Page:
Dec 12, 2012
As you probably know, in the MYN/1MTD task systems I recommend using either of two Task Servers: Outlook/Exchange and ToodleDo. Each has its own advantages; and now you can access all the advantages by using both and keeping them synced using the software gSyncit.
A while back I wrote that I’d heard good things about gSyncit, but in that article I mentioned that I had not tried it yet, and so could not endorse it or explain how to use it.
Well, recently I started using gSyncit and I find it works great—it has greatly expanded my mobile task management options. So it’s time to write this up so you can try it too.
Article in Two Parts
I am going to present this article in two separate parts, otherwise it will get too long. In this first part I’ll talk about why you might want to sync tasks between ToodleDo and Outlook in the first place, and how it works at a high level. I’ll also mention some harsh realities to keep in mind when doing this.
Then in Part 2 I’ll follow with detailed gSyncit setup and use instructions.
Why Task Syncing is needed
There are a lot of reasons to want to sync tasks between ToodleDo and Outlook. In general though it’s all about mobility. You see, ToodleDo offers more MYN/1MTD mobile solutions for tasks than Outlook does, so copying tasks to ToodleDo opens up many more mobile options.
For example, my specific reason for syncing was that I found no task software on the Surface RT that allowed me to fully manage my Outlook tasks stored on my Exchange server. So I set up gSyncit to sync tasks between my Outlook Exchange server and a ToodleDo account, and I now use ToodleDo to manage tasks when I am using the Surface RT. Any changes I make there get posted almost immediately back to Outlook. This works great—and I am quite happy with it. [By the way, you might think using Outlook’s web app would work on the Surface RT; it does, but unfortunately it does not have enough features to fully manage MYN/1MTD tasks.]
So in general, any time you don’t have a way to manage Outlook tasks on a particular mobile device, using gSyncit to sync with ToodleDo may be your answer.
Before you get started though, you need to understand what you are doing. If you don’t think it through first, data syncing can lead to unintended results. When using gSyncit, there are two cases to consider: Outlook without Exchange, and Outlook with Exchange.
Outlook without Exchange
The first case to describe is the simplest one: using Outlook without Exchange. In this case you probably have a POP mail server like Yahoo, or have Hotmail, Gmail, or something similar.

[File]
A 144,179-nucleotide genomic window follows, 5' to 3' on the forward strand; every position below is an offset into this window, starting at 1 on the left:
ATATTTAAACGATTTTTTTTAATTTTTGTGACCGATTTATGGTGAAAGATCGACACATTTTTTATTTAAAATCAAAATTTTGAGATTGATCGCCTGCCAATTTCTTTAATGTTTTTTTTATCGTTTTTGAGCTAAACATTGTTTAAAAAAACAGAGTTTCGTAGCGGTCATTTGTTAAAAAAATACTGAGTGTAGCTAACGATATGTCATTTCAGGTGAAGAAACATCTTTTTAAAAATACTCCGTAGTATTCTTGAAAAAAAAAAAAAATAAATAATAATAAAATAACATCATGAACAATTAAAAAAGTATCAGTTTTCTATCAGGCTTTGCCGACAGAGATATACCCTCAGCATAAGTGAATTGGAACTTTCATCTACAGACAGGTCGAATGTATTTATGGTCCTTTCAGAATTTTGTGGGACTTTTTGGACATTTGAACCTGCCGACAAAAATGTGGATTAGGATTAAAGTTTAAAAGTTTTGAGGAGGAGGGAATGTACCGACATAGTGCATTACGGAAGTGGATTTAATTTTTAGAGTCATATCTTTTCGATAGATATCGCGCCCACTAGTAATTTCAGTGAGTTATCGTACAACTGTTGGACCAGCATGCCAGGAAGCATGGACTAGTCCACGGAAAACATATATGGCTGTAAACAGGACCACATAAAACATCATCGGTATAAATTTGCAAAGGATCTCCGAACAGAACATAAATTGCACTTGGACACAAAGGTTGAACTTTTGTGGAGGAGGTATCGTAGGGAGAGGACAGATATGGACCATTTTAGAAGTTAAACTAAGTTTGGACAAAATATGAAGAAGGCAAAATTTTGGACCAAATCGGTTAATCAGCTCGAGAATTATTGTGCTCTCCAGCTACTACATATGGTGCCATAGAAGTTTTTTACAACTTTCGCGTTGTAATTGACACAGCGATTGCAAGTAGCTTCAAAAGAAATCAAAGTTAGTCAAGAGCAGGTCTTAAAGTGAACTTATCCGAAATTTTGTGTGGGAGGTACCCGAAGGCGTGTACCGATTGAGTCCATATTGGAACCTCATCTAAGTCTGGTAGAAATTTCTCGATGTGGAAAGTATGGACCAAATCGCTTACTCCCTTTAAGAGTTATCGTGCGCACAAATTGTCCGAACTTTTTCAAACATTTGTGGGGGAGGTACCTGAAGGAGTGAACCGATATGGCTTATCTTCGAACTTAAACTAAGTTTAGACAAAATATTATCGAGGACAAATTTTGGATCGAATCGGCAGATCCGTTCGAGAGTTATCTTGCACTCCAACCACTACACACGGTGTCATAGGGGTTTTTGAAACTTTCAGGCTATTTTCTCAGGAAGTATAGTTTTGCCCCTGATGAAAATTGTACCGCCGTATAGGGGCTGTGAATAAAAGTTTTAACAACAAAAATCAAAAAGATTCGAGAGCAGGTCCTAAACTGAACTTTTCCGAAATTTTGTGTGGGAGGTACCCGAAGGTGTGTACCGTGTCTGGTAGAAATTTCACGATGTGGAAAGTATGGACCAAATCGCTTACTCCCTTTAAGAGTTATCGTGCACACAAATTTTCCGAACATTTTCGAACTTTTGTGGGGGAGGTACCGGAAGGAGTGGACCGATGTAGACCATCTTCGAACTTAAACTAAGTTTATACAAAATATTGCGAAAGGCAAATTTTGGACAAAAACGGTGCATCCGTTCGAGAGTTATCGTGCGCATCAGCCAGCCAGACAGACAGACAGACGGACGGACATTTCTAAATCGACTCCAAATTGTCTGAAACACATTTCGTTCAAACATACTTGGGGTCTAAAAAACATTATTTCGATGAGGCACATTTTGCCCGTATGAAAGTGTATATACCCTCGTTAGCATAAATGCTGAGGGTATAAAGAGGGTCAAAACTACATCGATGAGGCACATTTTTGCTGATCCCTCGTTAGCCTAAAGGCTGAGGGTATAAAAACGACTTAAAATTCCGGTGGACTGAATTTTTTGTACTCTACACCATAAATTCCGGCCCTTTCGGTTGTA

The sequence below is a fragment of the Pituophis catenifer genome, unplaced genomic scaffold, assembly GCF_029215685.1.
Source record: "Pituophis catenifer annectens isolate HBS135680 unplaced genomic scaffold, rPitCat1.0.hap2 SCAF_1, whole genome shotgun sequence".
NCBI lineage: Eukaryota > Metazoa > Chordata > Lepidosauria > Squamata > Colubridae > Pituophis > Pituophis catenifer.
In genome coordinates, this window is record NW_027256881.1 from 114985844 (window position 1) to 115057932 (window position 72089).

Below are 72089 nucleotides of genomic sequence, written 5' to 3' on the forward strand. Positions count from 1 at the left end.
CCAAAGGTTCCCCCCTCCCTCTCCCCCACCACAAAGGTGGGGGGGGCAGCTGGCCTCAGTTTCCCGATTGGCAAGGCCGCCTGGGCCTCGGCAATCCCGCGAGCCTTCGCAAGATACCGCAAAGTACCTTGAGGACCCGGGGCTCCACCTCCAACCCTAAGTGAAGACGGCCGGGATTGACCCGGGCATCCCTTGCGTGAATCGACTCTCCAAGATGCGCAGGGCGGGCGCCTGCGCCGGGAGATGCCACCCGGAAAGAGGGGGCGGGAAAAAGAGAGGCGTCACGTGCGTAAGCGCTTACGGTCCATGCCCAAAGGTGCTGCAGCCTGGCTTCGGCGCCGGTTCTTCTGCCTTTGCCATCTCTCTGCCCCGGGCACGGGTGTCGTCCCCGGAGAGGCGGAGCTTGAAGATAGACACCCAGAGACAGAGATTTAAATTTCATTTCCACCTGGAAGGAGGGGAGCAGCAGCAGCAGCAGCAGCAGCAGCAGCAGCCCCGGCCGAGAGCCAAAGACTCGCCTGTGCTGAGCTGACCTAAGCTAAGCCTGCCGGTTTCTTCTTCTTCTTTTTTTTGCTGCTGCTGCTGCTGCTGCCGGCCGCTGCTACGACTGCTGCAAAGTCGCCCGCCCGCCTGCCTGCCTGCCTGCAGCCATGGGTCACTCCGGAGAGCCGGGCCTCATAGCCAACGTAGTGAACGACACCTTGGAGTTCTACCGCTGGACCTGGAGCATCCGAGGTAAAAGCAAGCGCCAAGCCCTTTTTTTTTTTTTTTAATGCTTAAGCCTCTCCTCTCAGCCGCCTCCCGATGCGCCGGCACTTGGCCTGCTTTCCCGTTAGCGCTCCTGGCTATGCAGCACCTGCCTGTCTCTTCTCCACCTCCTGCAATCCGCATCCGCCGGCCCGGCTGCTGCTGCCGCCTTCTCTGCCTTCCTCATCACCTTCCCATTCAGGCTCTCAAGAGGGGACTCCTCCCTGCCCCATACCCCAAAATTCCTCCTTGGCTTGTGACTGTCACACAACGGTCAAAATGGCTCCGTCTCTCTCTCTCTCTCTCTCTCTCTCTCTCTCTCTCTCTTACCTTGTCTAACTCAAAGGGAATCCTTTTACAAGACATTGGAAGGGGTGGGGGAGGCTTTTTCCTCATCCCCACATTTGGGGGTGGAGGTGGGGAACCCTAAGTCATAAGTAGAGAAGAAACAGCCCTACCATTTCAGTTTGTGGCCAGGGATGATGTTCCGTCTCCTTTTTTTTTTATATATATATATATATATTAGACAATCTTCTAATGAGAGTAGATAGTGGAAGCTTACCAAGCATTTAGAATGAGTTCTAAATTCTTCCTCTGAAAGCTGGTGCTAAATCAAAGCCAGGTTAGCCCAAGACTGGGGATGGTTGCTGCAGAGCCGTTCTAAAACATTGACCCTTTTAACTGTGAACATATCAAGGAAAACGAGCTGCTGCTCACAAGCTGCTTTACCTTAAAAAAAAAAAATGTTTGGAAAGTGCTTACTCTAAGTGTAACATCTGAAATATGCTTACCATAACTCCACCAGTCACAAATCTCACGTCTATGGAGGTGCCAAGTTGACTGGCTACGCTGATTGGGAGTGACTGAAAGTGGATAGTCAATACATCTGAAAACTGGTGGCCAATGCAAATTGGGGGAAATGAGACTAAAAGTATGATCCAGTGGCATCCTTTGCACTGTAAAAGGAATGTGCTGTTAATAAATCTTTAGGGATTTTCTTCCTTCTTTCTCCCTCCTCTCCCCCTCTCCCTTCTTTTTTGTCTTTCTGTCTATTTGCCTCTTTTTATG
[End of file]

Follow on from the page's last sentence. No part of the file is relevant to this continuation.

You may know that in this case, Outlook stores your tasks on your computer’s hard drive, and so you have no easy way to store your Outlook tasks in the cloud for use with mobile devices. So we’ll use gSyncit to allow you to use ToodleDo as your cloud-based tasks server and access your tasks through it.
Here’s how that looks in a diagram; notice that gSyncit is represented by the red arrow:
The blue mobile devices box in the lower left represents devices with ToodleDo access. For example a web browser on a tablet (or a Mac or PC) can do MYN/1MTD task management through ToodleDo. Or if using a smartphone then an app like Pocket Informant, or Ultimate To-Do List (both on Android), or ToodleDo’s own apps (on iOS) all have MYN/1MTD capability. See this page for more information on ToodleDo’s MYN/1MTD options.
Outlook with Exchange
When you use Outlook with Exchange, things are different. In this case, your tasks are stored in the cloud on the Exchange Server. In other words, Exchange becomes your tasks server and you can access them from multiple computers running Outlook.
However there are only a few mobile apps that access Outlook tasks off Exchange in a MYN/1MTD compatible way; two come to mind: TaskTask (on iPad or iPhone) and Touchdown (on Android or Windows 8 Store Apps). But nothing is available yet that works in a browser for MYN/1MTD.
That’s why we’ll use gSyncit to move tasks to the ToodleDo server to open up our mobile MYN/1MTD options (that’s what I did to solve my Surface RT problem).